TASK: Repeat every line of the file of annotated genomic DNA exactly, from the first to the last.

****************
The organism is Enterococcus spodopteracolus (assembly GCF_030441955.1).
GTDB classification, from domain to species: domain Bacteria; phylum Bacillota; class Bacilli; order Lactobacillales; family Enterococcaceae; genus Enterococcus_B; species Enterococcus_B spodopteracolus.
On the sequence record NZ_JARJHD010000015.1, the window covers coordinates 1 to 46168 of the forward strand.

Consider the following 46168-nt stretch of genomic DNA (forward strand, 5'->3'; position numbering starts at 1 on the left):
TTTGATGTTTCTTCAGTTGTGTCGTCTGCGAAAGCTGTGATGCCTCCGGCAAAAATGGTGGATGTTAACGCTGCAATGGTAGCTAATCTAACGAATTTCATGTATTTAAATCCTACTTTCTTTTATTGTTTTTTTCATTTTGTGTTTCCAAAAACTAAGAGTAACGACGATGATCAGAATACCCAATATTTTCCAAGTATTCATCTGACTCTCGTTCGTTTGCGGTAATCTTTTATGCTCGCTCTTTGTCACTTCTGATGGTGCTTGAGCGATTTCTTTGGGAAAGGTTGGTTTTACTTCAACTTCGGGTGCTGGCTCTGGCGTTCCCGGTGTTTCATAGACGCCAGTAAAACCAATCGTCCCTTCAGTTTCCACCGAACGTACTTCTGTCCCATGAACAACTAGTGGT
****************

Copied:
The organism is Enterococcus spodopteracolus (assembly GCF_030441955.1).
GTDB classification, from domain to species: domain Bacteria; phylum Bacillota; class Bacilli; order Lactobacillales; family Enterococcaceae; genus Enterococcus_B; species Enterococcus_B spodopteracolus.
On the sequence record NZ_JARJHD010000015.1, the window covers coordinates 1 to 46168 of the forward strand.

Consider the following 46168-nt stretch of genomic DNA (forward strand, 5'->3'; position numbering starts at 1 on the left):
TTTGATGTTTCTTCAGTTGTGTCGTCTGCGAAAGCTGTGATGCCTCCGGCAAAAATGGTGGATGTTAACGCTGCAATGGTAGCTAATCTAACGAATTTCATGTATTTAAATCCTACTTTCTTTTATTGTTTTTTTCATTTTGTGTTTCCAAAAACTAAGAGTAACGACGATGATCAGAATACCCAATATTTTCCAAGTATTCATCTGACTCTCGTTCGTTTGCGGTAATCTTTTATGCTCGCTCTTTGTCACTTCTGATGGTGCTTGAGCGATTTCTTTGGGAAAGGTTGGTTTTACTTCAACTTCGGGTGCTGGCTCTGGCGTTCCCGGTGTTTCATAGACGCCAGTAAAACCAATCGTCCCTTCAGTTTCCACCGAACGTACTTCTGTCCCATGAACAACTAGTGGT